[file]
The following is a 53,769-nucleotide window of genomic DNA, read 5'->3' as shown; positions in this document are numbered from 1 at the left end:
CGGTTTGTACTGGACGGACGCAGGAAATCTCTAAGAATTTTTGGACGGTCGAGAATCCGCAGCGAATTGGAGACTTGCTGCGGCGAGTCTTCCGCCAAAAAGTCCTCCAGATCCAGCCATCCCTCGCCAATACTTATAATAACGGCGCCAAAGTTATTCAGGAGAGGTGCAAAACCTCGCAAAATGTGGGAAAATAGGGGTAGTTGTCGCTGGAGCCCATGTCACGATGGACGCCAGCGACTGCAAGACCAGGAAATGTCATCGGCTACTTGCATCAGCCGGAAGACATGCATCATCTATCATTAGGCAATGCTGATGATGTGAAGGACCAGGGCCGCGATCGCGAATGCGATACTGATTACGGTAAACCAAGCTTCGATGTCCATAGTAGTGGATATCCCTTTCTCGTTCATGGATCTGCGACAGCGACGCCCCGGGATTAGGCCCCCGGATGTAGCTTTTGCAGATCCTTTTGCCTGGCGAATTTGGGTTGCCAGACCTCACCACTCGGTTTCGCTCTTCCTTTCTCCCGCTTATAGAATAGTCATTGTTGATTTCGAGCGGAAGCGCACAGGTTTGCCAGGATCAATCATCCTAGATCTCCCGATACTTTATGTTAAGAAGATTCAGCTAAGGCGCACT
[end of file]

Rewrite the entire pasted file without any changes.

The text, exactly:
The following is a 53,769-nucleotide window of genomic DNA, read 5'->3' as shown; positions in this document are numbered from 1 at the left end:
CGGTTTGTACTGGACGGACGCAGGAAATCTCTAAGAATTTTTGGACGGTCGAGAATCCGCAGCGAATTGGAGACTTGCTGCGGCGAGTCTTCCGCCAAAAAGTCCTCCAGATCCAGCCATCCCTCGCCAATACTTATAATAACGGCGCCAAAGTTATTCAGGAGAGGTGCAAAACCTCGCAAAATGTGGGAAAATAGGGGTAGTTGTCGCTGGAGCCCATGTCACGATGGACGCCAGCGACTGCAAGACCAGGAAATGTCATCGGCTACTTGCATCAGCCGGAAGACATGCATCATCTATCATTAGGCAATGCTGATGATGTGAAGGACCAGGGCCGCGATCGCGAATGCGATACTGATTACGGTAAACCAAGCTTCGATGTCCATAGTAGTGGATATCCCTTTCTCGTTCATGGATCTGCGACAGCGACGCCCCGGGATTAGGCCCCCGGATGTAGCTTTTGCAGATCCTTTTGCCTGGCGAATTTGGGTTGCCAGACCTCACCACTCGGTTTCGCTCTTCCTTTCTCCCGCTTATAGAATAGTCATTGTTGATTTCGAGCGGAAGCGCACAGGTTTGCCAGGATCAATCATCCTAGATCTCCCGATACTTTATGTTAAGAAGATTCAGCTAAGGCGCACT